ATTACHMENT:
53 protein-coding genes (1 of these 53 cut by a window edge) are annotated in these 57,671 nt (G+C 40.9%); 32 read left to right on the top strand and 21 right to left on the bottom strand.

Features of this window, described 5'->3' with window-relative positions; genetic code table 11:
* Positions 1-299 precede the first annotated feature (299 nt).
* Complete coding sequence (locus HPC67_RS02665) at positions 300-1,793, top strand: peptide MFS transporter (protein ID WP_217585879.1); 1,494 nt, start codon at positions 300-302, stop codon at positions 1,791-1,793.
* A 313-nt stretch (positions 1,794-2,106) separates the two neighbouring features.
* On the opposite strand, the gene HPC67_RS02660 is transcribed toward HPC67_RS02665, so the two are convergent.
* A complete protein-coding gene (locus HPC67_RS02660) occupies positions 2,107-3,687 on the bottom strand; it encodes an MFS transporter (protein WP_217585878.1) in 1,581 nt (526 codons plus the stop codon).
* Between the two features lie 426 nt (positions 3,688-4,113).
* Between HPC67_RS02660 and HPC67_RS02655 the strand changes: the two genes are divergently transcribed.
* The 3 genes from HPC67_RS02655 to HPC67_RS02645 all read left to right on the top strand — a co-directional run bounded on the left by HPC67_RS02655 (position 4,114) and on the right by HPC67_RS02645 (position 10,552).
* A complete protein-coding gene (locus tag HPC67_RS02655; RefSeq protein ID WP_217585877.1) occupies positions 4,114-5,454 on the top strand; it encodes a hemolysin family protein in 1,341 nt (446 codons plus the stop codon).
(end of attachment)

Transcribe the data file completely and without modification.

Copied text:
53 protein-coding genes (1 of these 53 cut by a window edge) are annotated in these 57,671 nt (G+C 40.9%); 32 read left to right on the top strand and 21 right to left on the bottom strand.

Features of this window, described 5'->3' with window-relative positions; genetic code table 11:
* Positions 1-299 precede the first annotated feature (299 nt).
* Complete coding sequence (locus HPC67_RS02665) at positions 300-1,793, top strand: peptide MFS transporter (protein ID WP_217585879.1); 1,494 nt, start codon at positions 300-302, stop codon at positions 1,791-1,793.
* A 313-nt stretch (positions 1,794-2,106) separates the two neighbouring features.
* On the opposite strand, the gene HPC67_RS02660 is transcribed toward HPC67_RS02665, so the two are convergent.
* A complete protein-coding gene (locus HPC67_RS02660) occupies positions 2,107-3,687 on the bottom strand; it encodes an MFS transporter (protein WP_217585878.1) in 1,581 nt (526 codons plus the stop codon).
* Between the two features lie 426 nt (positions 3,688-4,113).
* Between HPC67_RS02660 and HPC67_RS02655 the strand changes: the two genes are divergently transcribed.
* The 3 genes from HPC67_RS02655 to HPC67_RS02645 all read left to right on the top strand — a co-directional run bounded on the left by HPC67_RS02655 (position 4,114) and on the right by HPC67_RS02645 (position 10,552).
* A complete protein-coding gene (locus tag HPC67_RS02655; RefSeq protein ID WP_217585877.1) occupies positions 4,114-5,454 on the top strand; it encodes a hemolysin family protein in 1,341 nt (446 codons plus the stop codon).